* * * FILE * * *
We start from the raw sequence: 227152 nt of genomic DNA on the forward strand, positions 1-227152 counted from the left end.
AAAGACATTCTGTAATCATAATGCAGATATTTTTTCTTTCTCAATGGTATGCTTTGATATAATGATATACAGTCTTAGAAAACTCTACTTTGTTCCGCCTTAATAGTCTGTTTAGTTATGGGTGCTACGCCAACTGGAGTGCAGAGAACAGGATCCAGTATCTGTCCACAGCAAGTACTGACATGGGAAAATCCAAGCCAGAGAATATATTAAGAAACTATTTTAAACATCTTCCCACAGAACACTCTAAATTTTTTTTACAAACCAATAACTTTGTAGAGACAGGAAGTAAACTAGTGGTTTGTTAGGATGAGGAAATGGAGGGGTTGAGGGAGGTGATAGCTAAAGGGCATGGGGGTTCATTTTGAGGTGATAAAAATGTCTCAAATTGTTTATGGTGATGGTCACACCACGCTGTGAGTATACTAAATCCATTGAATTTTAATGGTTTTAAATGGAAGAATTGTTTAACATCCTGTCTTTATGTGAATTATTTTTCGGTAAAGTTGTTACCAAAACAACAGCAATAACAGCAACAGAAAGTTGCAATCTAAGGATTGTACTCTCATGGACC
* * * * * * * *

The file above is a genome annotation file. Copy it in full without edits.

We start from the raw sequence: 227152 nt of genomic DNA on the forward strand, positions 1-227152 counted from the left end.
AAAGACATTCTGTAATCATAATGCAGATATTTTTTCTTTCTCAATGGTATGCTTTGATATAATGATATACAGTCTTAGAAAACTCTACTTTGTTCCGCCTTAATAGTCTGTTTAGTTATGGGTGCTACGCCAACTGGAGTGCAGAGAACAGGATCCAGTATCTGTCCACAGCAAGTACTGACATGGGAAAATCCAAGCCAGAGAATATATTAAGAAACTATTTTAAACATCTTCCCACAGAACACTCTAAATTTTTTTTACAAACCAATAACTTTGTAGAGACAGGAAGTAAACTAGTGGTTTGTTAGGATGAGGAAATGGAGGGGTTGAGGGAGGTGATAGCTAAAGGGCATGGGGGTTCATTTTGAGGTGATAAAAATGTCTCAAATTGTTTATGGTGATGGTCACACCACGCTGTGAGTATACTAAATCCATTGAATTTTAATGGTTTTAAATGGAAGAATTGTTTAACATCCTGTCTTTATGTGAATTATTTTTCGGTAAAGTTGTTACCAAAACAACAGCAATAACAGCAACAGAAAGTTGCAATCTAAGGATTGTACTCTCATGGACC